“Well, thanks,” Tabby said, a bit shortly, before teleporting away.
More Boring Conversation
Tabby returned. “Sorry, false lead,” she announced. “They’re out.”
“This rash will only get worse and form pustules by morning,” Glade said, frowning. “I’ll have to head to Hayton and see a healer there. Unless…” He looked speculatively at Tabby. “You could just teleport and save me some trouble, and the kitten some discomfort,” he suggested.
“Quite impossible,” Tabby said, looking affronted. “My magic reserves need some time to regenerate after that jaunt to Neighberry.”
Glade’s gaze swiveled to Thomas.
“It’s not in my skill set,” the veterinarian said apologetically.
“Darn unicorns, always with their excuses,” Glade complained, shaking his head. “Can’t figure ‘em out.”
“There is somewhere else we can try,” Tabby put forward. “My old boss Tiny keeps it on hoof… hand. He’s deep in the forest, but it’s closer than Hayton.”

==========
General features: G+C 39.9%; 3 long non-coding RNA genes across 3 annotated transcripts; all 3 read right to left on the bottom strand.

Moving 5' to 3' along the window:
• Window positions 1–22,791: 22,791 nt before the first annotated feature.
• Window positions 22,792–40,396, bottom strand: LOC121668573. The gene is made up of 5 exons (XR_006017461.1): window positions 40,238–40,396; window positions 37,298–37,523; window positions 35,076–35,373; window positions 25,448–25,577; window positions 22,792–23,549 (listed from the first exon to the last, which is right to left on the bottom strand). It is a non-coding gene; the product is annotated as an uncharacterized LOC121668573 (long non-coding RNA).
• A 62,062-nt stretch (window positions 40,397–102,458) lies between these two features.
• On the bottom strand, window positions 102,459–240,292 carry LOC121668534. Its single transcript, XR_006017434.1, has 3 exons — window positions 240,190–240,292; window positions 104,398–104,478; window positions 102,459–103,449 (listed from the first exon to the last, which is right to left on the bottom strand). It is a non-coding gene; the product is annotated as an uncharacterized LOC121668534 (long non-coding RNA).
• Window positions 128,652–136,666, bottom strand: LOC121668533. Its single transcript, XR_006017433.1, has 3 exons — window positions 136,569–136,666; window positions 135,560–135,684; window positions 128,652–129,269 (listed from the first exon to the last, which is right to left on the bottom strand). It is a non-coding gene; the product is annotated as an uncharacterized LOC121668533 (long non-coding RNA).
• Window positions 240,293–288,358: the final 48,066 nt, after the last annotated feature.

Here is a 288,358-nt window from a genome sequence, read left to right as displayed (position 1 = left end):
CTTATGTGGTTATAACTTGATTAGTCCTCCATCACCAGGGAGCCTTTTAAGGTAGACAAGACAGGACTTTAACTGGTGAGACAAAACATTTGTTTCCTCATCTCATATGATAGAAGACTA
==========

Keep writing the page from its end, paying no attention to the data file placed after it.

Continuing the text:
“You sure? I don’t want to waste time on another bust,” Glade said doubtfully.
“I’m sure,” Tabby said firmly. “He keeps very close track of these things.” She consulted a clock. “He’ll just be getting back from rounds around now. And if not, I still have a spare key. He won’t mind.”
“Sure you can still walk, or you need to rest your legs, too?” Glade asked.
“Yes, I can walk,” she snapped.
“Why don’t you leave Chlory here,” Thomas suggested, tugging her a little closer to himself as Glade reached for her. “It will be easier on her than being packed around through the woods.”
“But we could treat her right away,” Glade said, frowning.
“It’s a rough forest path; she would get bumped around or even dropped, and that’s not healthy,” Thomas pointed out. “Her condition is stable enough to hold until you get back.” Despite initial skepticism, his interest in the creature had been piqued.
“Well… I suppose. Keep a close eye on her,” Glade admonished.
“Roast beef on whole wheat… no… make that marble rye,” Vorton deliberated at the sandwich shop counter. “Extra lettuce, hold the mayo. Thanks.” He collected his order and joined his companion at a table in the window.